Butler informed Smith around 7:20 p.m. that no more Confederate reinforcements had arrived in Petersburg and that he ought to press on. However, one of Butler’s signal officers, Maurice Lamprey, recorded in his log book that he ordered Smith to entrench that night, adding to the confused situation. Butler spent most of his time on June 15 at the signal station so it is likely he personally gave the order. In addition, Smith’s men had suffered heavier losses than he expected. While no accurate count exists for June 15, Martindale seems to have lost 300, Brooks and Ames roughly 200, Kautz 100, and Hinks nearly 600. Smith likely lost around 1,400 men, although Assistant Secretary of War Charles A. Dana reported the losses to be at 750. Considering their numerical advantage, these were rather high losses.[xvi] The 4th and 22nd USCT alone had suffered a combined loss of over 250 men. Myron Smith reported that the 1st USCT had lost ten officers and 146 men, mostly in the attack on the Dimmock Line. In Hinks’ division only the 5th USCT had been relatively unengaged, having lost only thirty-five men. Among them was Captain Orlando Brockway. He was mortally wounded but his wife, who was teaching former slaves to read in a nearby camp, was at his side before he died.[xvii]

[i]           B. S. De Forest, Random Sketches and Wandering Thoughts (Albany: Avery Herrick, 1866), 245; Denny, 346; Thompson, 384-85.

[ii]           Denny, 347; W. P. Derby, Bearing Arms in the Twenty-Seventh Massachusetts Regiment of Volunteers Infantry During the Civil War, 1861-1865 (Boston: Wright & Potter Printing Company, 1883), 332; George W. Ward,  History of the Second Pennsylvania Veteran Heavy Artillery: (112th Regiment Pennsylvania Volunteers) from 1861-1866 (Philadelphia, George W. Ward, 1904), 64.

[iii]          Thompson, 390.

[iv]          Thompson, 386-89.

[v]           Isaiah Price, History of the Ninety-Seventh Regiment: Pennsylvania Volunteer Infantry, During the War of the Rebellion, 1861-65 (Philadelphia: Isaiah Price, 1875), 291.

[vi]          Edward G. Longacre, A Regiment of Slaves: The 4th United Stares Colored Infantry, 1863-1864 (Mechanicsburg, PA: Stackpole Books, 2003), 91.

[vii]         Williams, A History of the Negro Troops in the War of the Rebellion, 238.

[viii]         John G.B. Adams, Reminiscences of the Nineteenth Massachusetts Regiment (Boston: Wright & Porter, 1899), 102.

[ix]           Walter S. Gilman, Life in Virginia  or Thirty Four Days in Grant’s Army In the Field (Bangor, ME: n.p., 1864), 4.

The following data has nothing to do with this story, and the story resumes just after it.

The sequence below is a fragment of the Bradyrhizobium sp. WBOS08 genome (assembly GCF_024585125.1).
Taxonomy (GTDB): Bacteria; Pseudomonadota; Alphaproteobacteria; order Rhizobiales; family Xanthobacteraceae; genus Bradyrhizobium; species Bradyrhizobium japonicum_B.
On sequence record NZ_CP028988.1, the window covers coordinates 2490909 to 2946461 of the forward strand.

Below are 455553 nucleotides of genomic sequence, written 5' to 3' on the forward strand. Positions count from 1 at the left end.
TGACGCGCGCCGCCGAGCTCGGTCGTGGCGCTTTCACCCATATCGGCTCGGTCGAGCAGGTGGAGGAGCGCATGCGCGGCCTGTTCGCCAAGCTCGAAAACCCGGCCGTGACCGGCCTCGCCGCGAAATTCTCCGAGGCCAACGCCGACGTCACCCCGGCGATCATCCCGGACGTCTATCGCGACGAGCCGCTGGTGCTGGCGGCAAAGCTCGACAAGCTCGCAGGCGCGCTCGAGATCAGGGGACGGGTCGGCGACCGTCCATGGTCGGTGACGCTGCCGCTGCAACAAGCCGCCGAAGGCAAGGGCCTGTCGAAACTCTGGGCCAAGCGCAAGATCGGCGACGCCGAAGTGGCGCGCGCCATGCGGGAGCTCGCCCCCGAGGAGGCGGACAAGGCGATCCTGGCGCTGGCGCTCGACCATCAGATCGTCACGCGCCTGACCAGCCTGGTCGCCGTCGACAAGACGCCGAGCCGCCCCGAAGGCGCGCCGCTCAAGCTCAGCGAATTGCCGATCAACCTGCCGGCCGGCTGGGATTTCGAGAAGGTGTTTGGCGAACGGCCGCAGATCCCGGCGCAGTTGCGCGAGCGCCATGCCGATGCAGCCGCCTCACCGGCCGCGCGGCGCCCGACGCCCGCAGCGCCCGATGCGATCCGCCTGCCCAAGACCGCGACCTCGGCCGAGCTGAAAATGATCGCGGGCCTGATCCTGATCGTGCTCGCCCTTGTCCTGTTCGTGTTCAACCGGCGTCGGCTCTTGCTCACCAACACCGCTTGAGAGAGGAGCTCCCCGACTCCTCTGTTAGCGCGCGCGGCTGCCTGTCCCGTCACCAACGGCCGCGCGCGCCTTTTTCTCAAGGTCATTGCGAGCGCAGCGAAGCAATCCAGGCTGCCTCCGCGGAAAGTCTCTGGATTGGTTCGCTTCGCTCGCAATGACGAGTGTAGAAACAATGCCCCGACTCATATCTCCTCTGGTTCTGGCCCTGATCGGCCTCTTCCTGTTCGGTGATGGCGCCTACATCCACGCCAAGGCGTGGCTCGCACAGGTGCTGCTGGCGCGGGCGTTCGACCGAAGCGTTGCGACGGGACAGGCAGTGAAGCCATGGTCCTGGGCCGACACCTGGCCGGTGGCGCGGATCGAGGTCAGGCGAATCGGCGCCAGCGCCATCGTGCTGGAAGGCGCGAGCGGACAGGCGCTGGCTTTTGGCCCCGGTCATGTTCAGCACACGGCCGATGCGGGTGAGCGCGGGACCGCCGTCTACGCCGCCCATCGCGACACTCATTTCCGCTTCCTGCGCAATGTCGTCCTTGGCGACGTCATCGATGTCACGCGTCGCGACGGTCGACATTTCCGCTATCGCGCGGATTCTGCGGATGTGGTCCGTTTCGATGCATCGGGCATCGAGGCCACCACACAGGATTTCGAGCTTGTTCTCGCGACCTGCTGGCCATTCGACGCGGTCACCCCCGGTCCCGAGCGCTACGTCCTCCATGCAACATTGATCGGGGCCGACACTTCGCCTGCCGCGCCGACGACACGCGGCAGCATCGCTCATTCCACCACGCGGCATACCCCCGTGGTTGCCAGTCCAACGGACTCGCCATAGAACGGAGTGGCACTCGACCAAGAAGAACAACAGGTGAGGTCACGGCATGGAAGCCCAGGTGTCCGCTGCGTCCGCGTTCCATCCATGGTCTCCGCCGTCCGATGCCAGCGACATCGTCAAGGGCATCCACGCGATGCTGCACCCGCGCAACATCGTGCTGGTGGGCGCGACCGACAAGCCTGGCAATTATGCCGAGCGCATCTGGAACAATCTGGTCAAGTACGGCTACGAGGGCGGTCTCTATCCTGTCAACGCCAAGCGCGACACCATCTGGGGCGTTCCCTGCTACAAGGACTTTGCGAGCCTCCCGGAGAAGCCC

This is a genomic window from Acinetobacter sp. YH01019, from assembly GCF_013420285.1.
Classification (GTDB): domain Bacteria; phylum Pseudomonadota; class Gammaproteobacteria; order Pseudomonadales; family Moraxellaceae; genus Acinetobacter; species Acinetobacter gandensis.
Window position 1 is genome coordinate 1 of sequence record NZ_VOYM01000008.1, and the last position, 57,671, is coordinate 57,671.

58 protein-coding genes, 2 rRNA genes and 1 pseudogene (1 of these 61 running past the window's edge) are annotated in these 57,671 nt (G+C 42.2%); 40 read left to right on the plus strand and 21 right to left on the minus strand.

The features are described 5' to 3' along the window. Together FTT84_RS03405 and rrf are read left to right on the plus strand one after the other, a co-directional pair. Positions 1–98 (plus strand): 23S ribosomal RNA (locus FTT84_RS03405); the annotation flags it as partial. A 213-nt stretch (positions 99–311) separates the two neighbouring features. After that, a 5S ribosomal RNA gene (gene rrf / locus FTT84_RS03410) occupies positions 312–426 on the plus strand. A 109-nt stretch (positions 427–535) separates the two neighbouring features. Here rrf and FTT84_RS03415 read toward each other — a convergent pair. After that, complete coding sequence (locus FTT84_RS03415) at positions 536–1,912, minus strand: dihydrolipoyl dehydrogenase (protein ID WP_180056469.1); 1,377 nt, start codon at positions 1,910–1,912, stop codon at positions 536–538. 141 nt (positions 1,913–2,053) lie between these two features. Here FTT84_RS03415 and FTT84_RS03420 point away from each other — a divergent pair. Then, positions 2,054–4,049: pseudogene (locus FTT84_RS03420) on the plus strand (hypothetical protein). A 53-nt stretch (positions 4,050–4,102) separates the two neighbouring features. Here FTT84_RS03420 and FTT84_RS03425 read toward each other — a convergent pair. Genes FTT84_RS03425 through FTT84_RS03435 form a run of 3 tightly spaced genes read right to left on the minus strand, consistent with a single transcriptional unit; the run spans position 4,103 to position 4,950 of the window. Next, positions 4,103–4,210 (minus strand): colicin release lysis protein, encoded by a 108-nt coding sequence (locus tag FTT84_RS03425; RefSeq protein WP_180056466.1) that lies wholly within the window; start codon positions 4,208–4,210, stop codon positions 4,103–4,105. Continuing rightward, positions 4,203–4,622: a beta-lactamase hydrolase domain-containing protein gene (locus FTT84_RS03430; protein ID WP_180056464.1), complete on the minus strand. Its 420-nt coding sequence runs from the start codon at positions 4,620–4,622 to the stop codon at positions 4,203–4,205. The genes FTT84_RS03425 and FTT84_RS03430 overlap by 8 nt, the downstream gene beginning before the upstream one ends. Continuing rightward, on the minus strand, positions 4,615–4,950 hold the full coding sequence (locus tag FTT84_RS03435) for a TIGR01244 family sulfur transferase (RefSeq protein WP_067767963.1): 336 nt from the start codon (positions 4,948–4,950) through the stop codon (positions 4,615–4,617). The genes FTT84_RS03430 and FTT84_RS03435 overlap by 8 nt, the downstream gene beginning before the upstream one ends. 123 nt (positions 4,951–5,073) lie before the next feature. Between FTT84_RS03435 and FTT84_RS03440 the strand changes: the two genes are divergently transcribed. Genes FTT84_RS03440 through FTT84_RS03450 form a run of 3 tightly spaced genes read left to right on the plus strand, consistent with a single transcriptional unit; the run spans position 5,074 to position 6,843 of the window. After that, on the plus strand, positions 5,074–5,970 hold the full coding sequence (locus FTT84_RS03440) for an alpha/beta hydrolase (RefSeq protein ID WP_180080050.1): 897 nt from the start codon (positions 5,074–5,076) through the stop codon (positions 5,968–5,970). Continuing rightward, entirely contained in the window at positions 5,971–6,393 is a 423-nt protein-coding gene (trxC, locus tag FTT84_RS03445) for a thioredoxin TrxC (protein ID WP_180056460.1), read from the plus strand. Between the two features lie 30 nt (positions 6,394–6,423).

[x]           Charles A. Dana, Recollections of the Civil War: With the Leaders at Washington and in the Field in the Sixties (New York: D. Appleton and Company, 1899), 220.

[xi]          Estimated from William F. Fox’s Regimental Losses in the American Civil War 1861-1865 and Livermore’s Numbers and Losses in the Civil War in America.

[xii]         George T.  Ulmer, Adventures and Reminiscences of a Volunteer; or, A Drummer Boy from Maine. (Chicago: s.n., 1892), 45.

[xiii]         The details of Fitzhugh’s death are obscure. Alexander Wiatt places him as dying at Battery 16 on June 17, but the records show him dying on June 18 at Jordan’s Hill. If so, he was killed after being taken prisoner. He was not with the 26th Virginia when Page was killed on June 17 otherwise he would have led the regiment after Page’s death.

[xiv]         Coffin, Four Years of Fighting, 356.

[xv]          Coffin, Four Years of Fighting, 363; Howe, The Petersburg Campaign, 35.

[xvi]         Fox places the losses for ten of Smith’s regiments at 808, but most likely these were losses for those regiments over the course of the entire battle.

[xvii]        Butler, Private and Official Correspondence of Gen. Benjamin F. Butler, Vol. IV, 380; William F. Fox, Regimental Losses in the American Civil War 1861-1865 (Albany:  Albany Publishing, 1889), 55; Howe, The Petersburg Campaign, 35-6; Longarce, Army of Amateurs, 152; Price, 291; Smith, From Chattanooga to Petersburg Under Generals Grant and Butler, 25, 98-9, 101; Stearns, 43; Trudeau, The Last Citidel, 41; Washington, 44;  Official Records, XL, Pt.2, 83.

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BattleOfPetersburgJune1864ChickPotomacEditor’s Note: This post was first posted at The Siege of Petersburg Online and has been crossposted here. This series of posts offer a look at Sean Chick’s new book The Battle of Petersburg, June 15-18, 1864.  The Battle of Petersburg was part of Grant’s First Offensive against Petersburg. Sean Michael Chick is a 33 year old New Orleans native who has been reading Civil War book since he first saw the film Glory in 1990. He earned a Masters degree in 2007 from Southeastern Louisiana University. His thesis became the basis of The Battle of Petersburg. His tentative future projects include books on Bermuda Hundred, Honey Hill, Tullahoma, and Confederate New Orleans.  In the coming weeks we’ll be offering up several pages of Chapter 3, which focuses on the first day’s fighting on June 15, 1864.    These posts will take readers up to the release of the book in mid-June 2015, 151 years after the events described within.  Also keep an eye out for an exclusive interview with Sean as the last post in the series.  Be sure to check out the bottom of each post to see links for all of the published posts in this series to date.